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Displacement of a particle

  1. Jul 15, 2014 #1
    A few months ago, I stumped my Mathematics teacher with a question when we were learning about displacement of a particle, given a formula. For example, ##x=t^{2}-t-1##, where x is in meters and t is in seconds.

    Anyway, she made it very clear how to solve displacement when given time t (Simply solving for the unknown value). My question was, what happens in the case of, for example, the displacement ##x=\sqrt{t-2}##, when t=1 second?

    I guess my question is, how is displacement effected if the displacement x is a complex value?
     
  2. jcsd
  3. Jul 15, 2014 #2
    Since you're working on real valued functions, you must restrict the domain of the function to values that produce real numbers. In other words, the displacement is undefined when your function produces complex values.
     
    Last edited: Jul 15, 2014
  4. Jul 15, 2014 #3
    That sounds most probable.
    So for the case of ##x=\sqrt{t-2}##, ##x\in \mathbb{R}## ?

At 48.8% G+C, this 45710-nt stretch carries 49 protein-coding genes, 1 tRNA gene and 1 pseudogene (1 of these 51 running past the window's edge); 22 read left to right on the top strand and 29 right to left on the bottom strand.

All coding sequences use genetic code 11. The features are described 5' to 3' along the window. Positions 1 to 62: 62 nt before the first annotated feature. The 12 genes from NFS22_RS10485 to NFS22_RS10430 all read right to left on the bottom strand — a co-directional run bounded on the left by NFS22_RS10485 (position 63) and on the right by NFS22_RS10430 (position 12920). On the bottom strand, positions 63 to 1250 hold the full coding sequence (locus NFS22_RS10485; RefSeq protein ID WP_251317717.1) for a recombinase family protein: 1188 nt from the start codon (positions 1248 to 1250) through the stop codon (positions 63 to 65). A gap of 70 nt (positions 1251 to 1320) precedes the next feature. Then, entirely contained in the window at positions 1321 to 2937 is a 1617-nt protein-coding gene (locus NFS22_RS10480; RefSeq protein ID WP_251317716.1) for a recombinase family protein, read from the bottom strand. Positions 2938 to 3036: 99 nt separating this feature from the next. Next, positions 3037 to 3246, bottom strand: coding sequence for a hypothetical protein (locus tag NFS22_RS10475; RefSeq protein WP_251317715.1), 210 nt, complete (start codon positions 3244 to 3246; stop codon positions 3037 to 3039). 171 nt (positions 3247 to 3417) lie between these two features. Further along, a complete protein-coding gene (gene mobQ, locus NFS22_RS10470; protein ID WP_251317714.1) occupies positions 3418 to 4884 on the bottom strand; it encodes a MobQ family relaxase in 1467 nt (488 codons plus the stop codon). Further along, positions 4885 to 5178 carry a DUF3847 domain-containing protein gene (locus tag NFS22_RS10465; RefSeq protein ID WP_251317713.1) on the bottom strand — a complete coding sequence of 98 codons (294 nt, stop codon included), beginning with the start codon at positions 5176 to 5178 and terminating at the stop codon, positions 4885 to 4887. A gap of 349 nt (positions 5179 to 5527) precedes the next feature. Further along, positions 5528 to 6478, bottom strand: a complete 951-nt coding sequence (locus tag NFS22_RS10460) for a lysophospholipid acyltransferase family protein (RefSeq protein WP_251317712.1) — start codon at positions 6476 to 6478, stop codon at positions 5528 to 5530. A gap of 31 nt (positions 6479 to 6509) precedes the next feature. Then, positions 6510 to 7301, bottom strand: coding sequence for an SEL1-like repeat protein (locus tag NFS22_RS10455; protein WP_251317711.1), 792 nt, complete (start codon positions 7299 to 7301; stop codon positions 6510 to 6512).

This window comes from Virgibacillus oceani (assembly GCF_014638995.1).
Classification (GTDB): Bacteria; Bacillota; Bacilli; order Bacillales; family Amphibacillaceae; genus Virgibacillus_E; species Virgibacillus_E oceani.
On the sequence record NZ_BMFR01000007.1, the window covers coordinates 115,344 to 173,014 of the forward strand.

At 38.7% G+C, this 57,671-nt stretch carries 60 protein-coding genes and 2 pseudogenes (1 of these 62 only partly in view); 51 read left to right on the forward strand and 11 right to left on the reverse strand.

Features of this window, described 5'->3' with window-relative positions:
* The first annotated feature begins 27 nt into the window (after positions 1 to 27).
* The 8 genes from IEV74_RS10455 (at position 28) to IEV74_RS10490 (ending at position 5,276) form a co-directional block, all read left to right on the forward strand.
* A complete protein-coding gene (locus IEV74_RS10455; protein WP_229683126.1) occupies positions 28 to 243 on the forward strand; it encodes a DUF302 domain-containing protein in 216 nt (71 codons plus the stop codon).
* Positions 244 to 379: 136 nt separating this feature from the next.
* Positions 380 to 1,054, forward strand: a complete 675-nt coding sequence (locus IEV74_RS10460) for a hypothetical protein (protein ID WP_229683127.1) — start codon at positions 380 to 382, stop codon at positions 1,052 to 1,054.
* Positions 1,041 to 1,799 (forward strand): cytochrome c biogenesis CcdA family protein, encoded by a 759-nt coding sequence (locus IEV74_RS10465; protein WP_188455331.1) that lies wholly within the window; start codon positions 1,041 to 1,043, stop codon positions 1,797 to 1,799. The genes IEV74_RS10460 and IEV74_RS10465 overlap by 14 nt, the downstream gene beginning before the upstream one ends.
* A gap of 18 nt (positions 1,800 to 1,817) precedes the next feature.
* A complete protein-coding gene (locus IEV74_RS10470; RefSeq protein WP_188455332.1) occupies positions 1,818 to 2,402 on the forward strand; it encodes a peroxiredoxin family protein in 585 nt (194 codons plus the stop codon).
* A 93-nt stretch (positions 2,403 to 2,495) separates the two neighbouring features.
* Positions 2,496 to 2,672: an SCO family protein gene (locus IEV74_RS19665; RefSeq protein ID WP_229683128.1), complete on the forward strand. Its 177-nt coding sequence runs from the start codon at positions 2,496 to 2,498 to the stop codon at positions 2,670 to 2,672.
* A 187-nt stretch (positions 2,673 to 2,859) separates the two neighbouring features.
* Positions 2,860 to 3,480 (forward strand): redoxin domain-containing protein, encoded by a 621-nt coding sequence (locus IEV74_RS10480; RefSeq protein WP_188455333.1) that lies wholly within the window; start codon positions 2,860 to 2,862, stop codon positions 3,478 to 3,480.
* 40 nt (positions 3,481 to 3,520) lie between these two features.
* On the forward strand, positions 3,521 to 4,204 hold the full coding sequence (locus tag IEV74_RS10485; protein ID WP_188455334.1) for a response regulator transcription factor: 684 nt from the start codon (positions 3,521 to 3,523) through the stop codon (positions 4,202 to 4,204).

~| FilupSmith |~
     
  5. Jul 15, 2014 #4

    adjacent

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    You would like to see the graph of the equation ##y=\sqrt{x-2}##
     

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  6. Jul 15, 2014 #5
    The variable here is ##t##, for the function to be defined what's inside the square root must be positive, i.e. ##t-2\geqslant0\Rightarrow t\geqslant 2##.
     
    Last edited: Jul 15, 2014
  7. Jul 15, 2014 #6

    Ah, I see.


    ~| FilupSmith |~
     
  8. Jul 15, 2014 #7

    I know what it looks like, I'm just curious about what the displacement would be for non-real x values - but it seems to be that for ##x=f\left( t\right)##, x cannot be complex.


    ~| FilupSmith |~
     
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